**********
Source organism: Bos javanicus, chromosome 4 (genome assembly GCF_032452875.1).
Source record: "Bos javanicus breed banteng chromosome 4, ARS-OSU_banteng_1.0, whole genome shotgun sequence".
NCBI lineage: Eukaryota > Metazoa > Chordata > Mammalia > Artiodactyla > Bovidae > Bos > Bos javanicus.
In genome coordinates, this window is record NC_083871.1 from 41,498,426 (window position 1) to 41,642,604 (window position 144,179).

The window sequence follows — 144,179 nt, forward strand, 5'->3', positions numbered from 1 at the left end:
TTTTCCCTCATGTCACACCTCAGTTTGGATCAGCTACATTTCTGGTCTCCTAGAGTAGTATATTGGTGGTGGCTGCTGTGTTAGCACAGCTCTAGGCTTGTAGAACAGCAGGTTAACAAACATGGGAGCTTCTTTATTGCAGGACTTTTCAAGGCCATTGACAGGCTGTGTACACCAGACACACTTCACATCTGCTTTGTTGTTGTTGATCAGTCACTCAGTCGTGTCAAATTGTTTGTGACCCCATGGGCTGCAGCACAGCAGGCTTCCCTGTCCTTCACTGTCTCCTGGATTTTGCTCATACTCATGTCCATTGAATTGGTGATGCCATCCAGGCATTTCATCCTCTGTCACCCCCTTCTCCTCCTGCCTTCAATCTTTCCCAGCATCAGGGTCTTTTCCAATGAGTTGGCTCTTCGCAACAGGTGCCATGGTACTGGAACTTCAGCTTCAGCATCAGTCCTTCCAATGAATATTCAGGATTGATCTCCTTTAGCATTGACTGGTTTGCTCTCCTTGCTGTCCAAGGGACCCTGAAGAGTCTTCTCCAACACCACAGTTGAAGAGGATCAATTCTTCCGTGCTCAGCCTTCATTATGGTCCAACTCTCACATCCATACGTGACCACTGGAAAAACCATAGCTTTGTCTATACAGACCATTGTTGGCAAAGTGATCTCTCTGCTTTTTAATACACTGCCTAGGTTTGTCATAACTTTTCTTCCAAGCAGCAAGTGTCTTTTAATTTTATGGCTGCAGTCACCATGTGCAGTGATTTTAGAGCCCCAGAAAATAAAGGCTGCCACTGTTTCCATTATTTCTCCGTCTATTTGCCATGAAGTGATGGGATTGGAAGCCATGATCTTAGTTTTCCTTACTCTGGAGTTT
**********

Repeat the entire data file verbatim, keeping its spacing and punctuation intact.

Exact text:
Source organism: Bos javanicus, chromosome 4 (genome assembly GCF_032452875.1).
Source record: "Bos javanicus breed banteng chromosome 4, ARS-OSU_banteng_1.0, whole genome shotgun sequence".
NCBI lineage: Eukaryota > Metazoa > Chordata > Mammalia > Artiodactyla > Bovidae > Bos > Bos javanicus.
In genome coordinates, this window is record NC_083871.1 from 41,498,426 (window position 1) to 41,642,604 (window position 144,179).

The window sequence follows — 144,179 nt, forward strand, 5'->3', positions numbered from 1 at the left end:
TTTTCCCTCATGTCACACCTCAGTTTGGATCAGCTACATTTCTGGTCTCCTAGAGTAGTATATTGGTGGTGGCTGCTGTGTTAGCACAGCTCTAGGCTTGTAGAACAGCAGGTTAACAAACATGGGAGCTTCTTTATTGCAGGACTTTTCAAGGCCATTGACAGGCTGTGTACACCAGACACACTTCACATCTGCTTTGTTGTTGTTGATCAGTCACTCAGTCGTGTCAAATTGTTTGTGACCCCATGGGCTGCAGCACAGCAGGCTTCCCTGTCCTTCACTGTCTCCTGGATTTTGCTCATACTCATGTCCATTGAATTGGTGATGCCATCCAGGCATTTCATCCTCTGTCACCCCCTTCTCCTCCTGCCTTCAATCTTTCCCAGCATCAGGGTCTTTTCCAATGAGTTGGCTCTTCGCAACAGGTGCCATGGTACTGGAACTTCAGCTTCAGCATCAGTCCTTCCAATGAATATTCAGGATTGATCTCCTTTAGCATTGACTGGTTTGCTCTCCTTGCTGTCCAAGGGACCCTGAAGAGTCTTCTCCAACACCACAGTTGAAGAGGATCAATTCTTCCGTGCTCAGCCTTCATTATGGTCCAACTCTCACATCCATACGTGACCACTGGAAAAACCATAGCTTTGTCTATACAGACCATTGTTGGCAAAGTGATCTCTCTGCTTTTTAATACACTGCCTAGGTTTGTCATAACTTTTCTTCCAAGCAGCAAGTGTCTTTTAATTTTATGGCTGCAGTCACCATGTGCAGTGATTTTAGAGCCCCAGAAAATAAAGGCTGCCACTGTTTCCATTATTTCTCCGTCTATTTGCCATGAAGTGATGGGATTGGAAGCCATGATCTTAGTTTTCCTTACTCTGGAGTTT